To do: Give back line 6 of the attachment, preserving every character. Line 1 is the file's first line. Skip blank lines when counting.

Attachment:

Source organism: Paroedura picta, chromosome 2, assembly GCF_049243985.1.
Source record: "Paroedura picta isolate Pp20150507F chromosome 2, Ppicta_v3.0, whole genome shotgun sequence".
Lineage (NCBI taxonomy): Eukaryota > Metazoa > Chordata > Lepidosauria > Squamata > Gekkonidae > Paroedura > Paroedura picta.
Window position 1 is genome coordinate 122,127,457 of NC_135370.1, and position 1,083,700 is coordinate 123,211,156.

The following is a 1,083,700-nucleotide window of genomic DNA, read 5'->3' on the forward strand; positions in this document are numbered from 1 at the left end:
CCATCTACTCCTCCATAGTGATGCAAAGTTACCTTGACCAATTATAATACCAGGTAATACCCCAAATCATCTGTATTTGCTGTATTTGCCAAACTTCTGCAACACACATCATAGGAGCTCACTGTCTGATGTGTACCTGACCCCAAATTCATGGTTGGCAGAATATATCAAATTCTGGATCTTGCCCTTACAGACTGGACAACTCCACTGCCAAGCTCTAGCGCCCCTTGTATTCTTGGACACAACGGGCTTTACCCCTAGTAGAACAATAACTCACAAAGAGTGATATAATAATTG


CCATCTACTCCTCCATAGTGATGCAAAGTTACCTTGACCAATTATAATACCAGGTAATACCCCAAATCATCTGTATTTGCTGTATTTGCCAAACTTCTGCAACACACATCATAGGAGCTCACTGTCTGATGTGTACCTGACCCCAAATTCATGGTTGGCAGAATATATCAAATTCTGGATCTTGCCCTTACAGACTGGACAACTCCACTGCCAAGCTCTAGCGCCCCTTGTATTCTTGGACACAACGGGCTTTACCCCTAGTAGAACAATAACTCACAAAGAGTGATATAATAATTG